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Pro tip: Filling the frame with your subject leaves the viewer no other choice than to linger on the details. It is very important to watch that you have a sharp focus and you need to pay attention to your depth of field.  I will often shoot with a smaller aperture when I am filling the frame to ensure that my subject is completely in focus.

Filling the frame with your subject leaves the viewer no other choice than to linger on the details. It eliminates the need for a pretty background as your subject takes up all of the space!

Clear the clutter

This may seem like a very obvious tip, but take a second to look for any removable distractions in your viewfinder. If there are distracting toys in the background, push them aside.

I like a clean slate for my photos, so I tend to remove any objects I can. It is amazing how removing some of the clutter from the frame will transform a snapshot into a piece of art!

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I love this scene of my daughter painting at our table, but I don't love the way the tripod distracts from her in the background.
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The simple step of removing the tripod makes it so that all of the attention falls on my daughter, right where it belongs.

I am also a big fan of moving furniture. Because believe it or not, my living room is not set-up solely for pictures!

When I want a blank wall to be the backdrop, I need space for the kids to play, or the furniture itself is the distraction, taking a minute to move a couch or table can make a huge difference. My kids know I have a picture in mind when they walk into a room and I have rearranged the furniture.

Much like you want to exclude certain things from your frame, be sure you embrace what you love! I love my table, so I use it a lot in my pictures. I can simply clear whatever clutter may be on the table to the floor to get a shot I love.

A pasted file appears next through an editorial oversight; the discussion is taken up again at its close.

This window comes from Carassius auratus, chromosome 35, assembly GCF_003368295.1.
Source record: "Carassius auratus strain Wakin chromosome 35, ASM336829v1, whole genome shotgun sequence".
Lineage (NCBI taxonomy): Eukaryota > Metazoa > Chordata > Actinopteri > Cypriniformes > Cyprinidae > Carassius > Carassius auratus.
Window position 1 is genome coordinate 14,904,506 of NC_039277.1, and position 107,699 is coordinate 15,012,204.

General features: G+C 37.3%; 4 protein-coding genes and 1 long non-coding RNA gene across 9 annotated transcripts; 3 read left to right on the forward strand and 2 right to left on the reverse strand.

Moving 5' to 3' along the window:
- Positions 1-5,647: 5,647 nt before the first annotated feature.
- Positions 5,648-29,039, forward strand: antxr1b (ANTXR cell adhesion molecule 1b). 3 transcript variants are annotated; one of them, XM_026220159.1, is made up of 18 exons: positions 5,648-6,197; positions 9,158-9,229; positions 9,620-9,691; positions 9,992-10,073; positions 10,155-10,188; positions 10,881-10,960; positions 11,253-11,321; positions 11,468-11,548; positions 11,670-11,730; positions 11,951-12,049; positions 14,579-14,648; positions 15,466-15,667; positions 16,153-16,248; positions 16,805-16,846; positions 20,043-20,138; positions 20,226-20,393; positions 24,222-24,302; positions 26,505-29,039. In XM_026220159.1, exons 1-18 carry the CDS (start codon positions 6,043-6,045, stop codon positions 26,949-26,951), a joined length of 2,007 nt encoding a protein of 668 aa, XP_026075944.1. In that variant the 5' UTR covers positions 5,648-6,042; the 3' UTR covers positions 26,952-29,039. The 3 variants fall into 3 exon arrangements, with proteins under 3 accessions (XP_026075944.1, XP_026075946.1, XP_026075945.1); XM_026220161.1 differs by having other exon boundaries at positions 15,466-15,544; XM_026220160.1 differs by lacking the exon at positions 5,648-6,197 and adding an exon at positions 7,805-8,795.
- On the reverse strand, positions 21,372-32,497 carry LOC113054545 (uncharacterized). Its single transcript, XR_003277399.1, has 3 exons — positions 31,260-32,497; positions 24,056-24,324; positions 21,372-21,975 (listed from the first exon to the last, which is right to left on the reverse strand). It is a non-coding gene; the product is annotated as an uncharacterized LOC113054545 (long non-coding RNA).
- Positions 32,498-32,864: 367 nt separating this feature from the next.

Need more? Check out this MEMBER EXCLUSIVE article on how to make any location photo-worthy!

Use shadows to hide distractions

Light and shadows can work like magic to highlight your subject and hide distractions. And while it may sound daunting for me to tell you to use physics in your photos, I promise it isn’t too complicated.

The Inverse Square Law determines how quickly light loses its intensity as it moves away from the source. There is an absolute mathematical equation to figure this out, but understanding the calculations is not as important to me as being able to implement the law into my photography.

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The idea is that the closer the subject is to the light source, the more the light behind the subject will fall off into shadow. So, for example, if you want to light only the subject and absolutely nothing else, you would place your subject as close to the light as possible.

You expose for the subject which leaves the background underexposed, turning it into darkness in the camera. This means that any distractions that are in the room beyond your subject magically disappear. Thanks science!

Embrace your surroundings

At the end of the day, don’t forget that your life is beautiful just the way it is. In fact, the the mess is sometimes where the beauty resides!

You will want to have some pictures to remember the baskets filled with unfolded laundry and the puzzle pieces all over the floor. Someday your home will be remodeled and you will love seeing those outdated kitchen photos. Because even the most imperfect homes hold the most perfect memories.

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Life has a way of passing quickly. Ao while you are in the thick of it, be sure to create some of the most beautiful pictures by embracing the world around you.

There is no need to wait to have the ideal home or move to the mountains in order to create beautiful images. You are able to capture meaningful, gorgeous images right now, right where you are. There may be some challenges to overcome. But with a little creativity, anything is possible.